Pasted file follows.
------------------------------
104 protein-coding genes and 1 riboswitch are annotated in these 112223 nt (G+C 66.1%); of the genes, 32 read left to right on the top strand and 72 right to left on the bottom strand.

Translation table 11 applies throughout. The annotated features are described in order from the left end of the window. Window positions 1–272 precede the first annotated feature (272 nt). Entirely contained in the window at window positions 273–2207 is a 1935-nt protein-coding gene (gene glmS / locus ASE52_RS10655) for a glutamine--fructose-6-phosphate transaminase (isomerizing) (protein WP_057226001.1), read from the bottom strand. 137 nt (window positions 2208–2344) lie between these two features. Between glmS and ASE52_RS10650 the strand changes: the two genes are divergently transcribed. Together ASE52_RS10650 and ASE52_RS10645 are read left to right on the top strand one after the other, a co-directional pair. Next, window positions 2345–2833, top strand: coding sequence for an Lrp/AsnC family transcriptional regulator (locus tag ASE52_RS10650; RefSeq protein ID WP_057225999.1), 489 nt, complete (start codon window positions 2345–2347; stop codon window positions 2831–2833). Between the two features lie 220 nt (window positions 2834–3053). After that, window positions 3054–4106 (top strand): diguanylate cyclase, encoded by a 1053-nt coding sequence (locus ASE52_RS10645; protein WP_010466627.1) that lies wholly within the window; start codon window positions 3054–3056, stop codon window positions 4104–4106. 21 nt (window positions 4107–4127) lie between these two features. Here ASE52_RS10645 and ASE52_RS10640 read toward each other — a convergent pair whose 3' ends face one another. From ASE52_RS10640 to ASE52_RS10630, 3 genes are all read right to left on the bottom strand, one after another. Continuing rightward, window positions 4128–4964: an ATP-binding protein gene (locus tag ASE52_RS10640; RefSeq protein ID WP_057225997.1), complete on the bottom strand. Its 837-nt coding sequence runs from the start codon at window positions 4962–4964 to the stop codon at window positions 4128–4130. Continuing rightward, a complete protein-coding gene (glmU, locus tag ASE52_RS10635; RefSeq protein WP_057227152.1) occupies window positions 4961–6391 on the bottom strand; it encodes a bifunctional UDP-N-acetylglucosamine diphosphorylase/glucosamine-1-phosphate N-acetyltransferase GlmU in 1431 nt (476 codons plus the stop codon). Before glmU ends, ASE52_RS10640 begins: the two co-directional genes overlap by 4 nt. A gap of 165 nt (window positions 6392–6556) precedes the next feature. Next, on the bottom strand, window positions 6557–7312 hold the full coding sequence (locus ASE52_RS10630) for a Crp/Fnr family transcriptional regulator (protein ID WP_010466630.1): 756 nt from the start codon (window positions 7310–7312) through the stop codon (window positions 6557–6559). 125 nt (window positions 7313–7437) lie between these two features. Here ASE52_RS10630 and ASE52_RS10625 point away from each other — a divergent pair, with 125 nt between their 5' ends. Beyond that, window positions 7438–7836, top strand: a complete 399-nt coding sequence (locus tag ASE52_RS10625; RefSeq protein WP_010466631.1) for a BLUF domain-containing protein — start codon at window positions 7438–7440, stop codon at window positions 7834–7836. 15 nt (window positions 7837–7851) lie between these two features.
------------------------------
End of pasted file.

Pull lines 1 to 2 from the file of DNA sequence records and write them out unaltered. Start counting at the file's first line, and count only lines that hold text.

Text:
104 protein-coding genes and 1 riboswitch are annotated in these 112223 nt (G+C 66.1%); of the genes, 32 read left to right on the top strand and 72 right to left on the bottom strand.

Translation table 11 applies throughout. The annotated features are described in order from the left end of the window. Window positions 1–272 precede the first annotated feature (272 nt). Entirely contained in the window at window positions 273–2207 is a 1935-nt protein-coding gene (gene glmS / locus ASE52_RS10655) for a glutamine--fructose-6-phosphate transaminase (isomerizing) (protein WP_057226001.1), read from the bottom strand. 137 nt (window positions 2208–2344) lie between these two features. Between glmS and ASE52_RS10650 the strand changes: the two genes are divergently transcribed. Together ASE52_RS10650 and ASE52_RS10645 are read left to right on the top strand one after the other, a co-directional pair. Next, window positions 2345–2833, top strand: coding sequence for an Lrp/AsnC family transcriptional regulator (locus tag ASE52_RS10650; RefSeq protein ID WP_057225999.1), 489 nt, complete (start codon window positions 2345–2347; stop codon window positions 2831–2833). Between the two features lie 220 nt (window positions 2834–3053). After that, window positions 3054–4106 (top strand): diguanylate cyclase, encoded by a 1053-nt coding sequence (locus ASE52_RS10645; protein WP_010466627.1) that lies wholly within the window; start codon window positions 3054–3056, stop codon window positions 4104–4106. 21 nt (window positions 4107–4127) lie between these two features. Here ASE52_RS10645 and ASE52_RS10640 read toward each other — a convergent pair whose 3' ends face one another. From ASE52_RS10640 to ASE52_RS10630, 3 genes are all read right to left on the bottom strand, one after another. Continuing rightward, window positions 4128–4964: an ATP-binding protein gene (locus tag ASE52_RS10640; RefSeq protein ID WP_057225997.1), complete on the bottom strand. Its 837-nt coding sequence runs from the start codon at window positions 4962–4964 to the stop codon at window positions 4128–4130. Continuing rightward, a complete protein-coding gene (glmU, locus tag ASE52_RS10635; RefSeq protein WP_057227152.1) occupies window positions 4961–6391 on the bottom strand; it encodes a bifunctional UDP-N-acetylglucosamine diphosphorylase/glucosamine-1-phosphate N-acetyltransferase GlmU in 1431 nt (476 codons plus the stop codon). Before glmU ends, ASE52_RS10640 begins: the two co-directional genes overlap by 4 nt. A gap of 165 nt (window positions 6392–6556) precedes the next feature. Next, on the bottom strand, window positions 6557–7312 hold the full coding sequence (locus ASE52_RS10630) for a Crp/Fnr family transcriptional regulator (protein ID WP_010466630.1): 756 nt from the start codon (window positions 7310–7312) through the stop codon (window positions 6557–6559). 125 nt (window positions 7313–7437) lie between these two features. Here ASE52_RS10630 and ASE52_RS10625 point away from each other — a divergent pair, with 125 nt between their 5' ends. Beyond that, window positions 7438–7836, top strand: a complete 399-nt coding sequence (locus tag ASE52_RS10625; RefSeq protein WP_010466631.1) for a BLUF domain-containing protein — start codon at window positions 7438–7440, stop codon at window positions 7834–7836. 15 nt (window positions 7837–7851) lie between these two features.